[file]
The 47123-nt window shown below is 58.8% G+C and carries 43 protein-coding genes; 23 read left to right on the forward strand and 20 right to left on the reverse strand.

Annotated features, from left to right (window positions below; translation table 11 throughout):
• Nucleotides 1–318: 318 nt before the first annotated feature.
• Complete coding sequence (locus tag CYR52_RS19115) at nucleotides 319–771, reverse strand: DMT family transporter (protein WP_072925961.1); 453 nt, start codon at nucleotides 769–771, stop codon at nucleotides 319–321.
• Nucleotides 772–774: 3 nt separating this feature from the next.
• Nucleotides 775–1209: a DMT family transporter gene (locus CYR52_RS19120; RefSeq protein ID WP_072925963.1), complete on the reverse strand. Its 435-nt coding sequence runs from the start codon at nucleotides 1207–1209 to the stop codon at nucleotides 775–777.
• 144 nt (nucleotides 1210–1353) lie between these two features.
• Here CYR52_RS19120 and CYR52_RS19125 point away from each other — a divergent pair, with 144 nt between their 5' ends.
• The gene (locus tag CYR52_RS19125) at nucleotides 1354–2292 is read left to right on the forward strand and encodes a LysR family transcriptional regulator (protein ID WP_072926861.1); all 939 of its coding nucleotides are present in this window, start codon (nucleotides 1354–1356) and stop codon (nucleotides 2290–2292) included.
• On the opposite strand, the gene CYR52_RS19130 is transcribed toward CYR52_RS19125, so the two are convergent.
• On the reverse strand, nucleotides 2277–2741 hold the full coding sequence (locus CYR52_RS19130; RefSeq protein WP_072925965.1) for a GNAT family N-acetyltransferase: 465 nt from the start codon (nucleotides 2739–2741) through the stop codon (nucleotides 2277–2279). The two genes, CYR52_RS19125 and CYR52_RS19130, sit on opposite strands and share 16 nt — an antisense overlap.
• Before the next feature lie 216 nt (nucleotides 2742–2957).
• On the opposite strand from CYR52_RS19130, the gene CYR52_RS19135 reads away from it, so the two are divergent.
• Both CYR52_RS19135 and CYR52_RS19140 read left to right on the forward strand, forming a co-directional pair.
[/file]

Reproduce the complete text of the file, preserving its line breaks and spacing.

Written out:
The 47123-nt window shown below is 58.8% G+C and carries 43 protein-coding genes; 23 read left to right on the forward strand and 20 right to left on the reverse strand.

Annotated features, from left to right (window positions below; translation table 11 throughout):
• Nucleotides 1–318: 318 nt before the first annotated feature.
• Complete coding sequence (locus tag CYR52_RS19115) at nucleotides 319–771, reverse strand: DMT family transporter (protein WP_072925961.1); 453 nt, start codon at nucleotides 769–771, stop codon at nucleotides 319–321.
• Nucleotides 772–774: 3 nt separating this feature from the next.
• Nucleotides 775–1209: a DMT family transporter gene (locus CYR52_RS19120; RefSeq protein ID WP_072925963.1), complete on the reverse strand. Its 435-nt coding sequence runs from the start codon at nucleotides 1207–1209 to the stop codon at nucleotides 775–777.
• 144 nt (nucleotides 1210–1353) lie between these two features.
• Here CYR52_RS19120 and CYR52_RS19125 point away from each other — a divergent pair, with 144 nt between their 5' ends.
• The gene (locus tag CYR52_RS19125) at nucleotides 1354–2292 is read left to right on the forward strand and encodes a LysR family transcriptional regulator (protein ID WP_072926861.1); all 939 of its coding nucleotides are present in this window, start codon (nucleotides 1354–1356) and stop codon (nucleotides 2290–2292) included.
• On the opposite strand, the gene CYR52_RS19130 is transcribed toward CYR52_RS19125, so the two are convergent.
• On the reverse strand, nucleotides 2277–2741 hold the full coding sequence (locus CYR52_RS19130; RefSeq protein WP_072925965.1) for a GNAT family N-acetyltransferase: 465 nt from the start codon (nucleotides 2739–2741) through the stop codon (nucleotides 2277–2279). The two genes, CYR52_RS19125 and CYR52_RS19130, sit on opposite strands and share 16 nt — an antisense overlap.
• Before the next feature lie 216 nt (nucleotides 2742–2957).
• On the opposite strand from CYR52_RS19130, the gene CYR52_RS19135 reads away from it, so the two are divergent.
• Both CYR52_RS19135 and CYR52_RS19140 read left to right on the forward strand, forming a co-directional pair.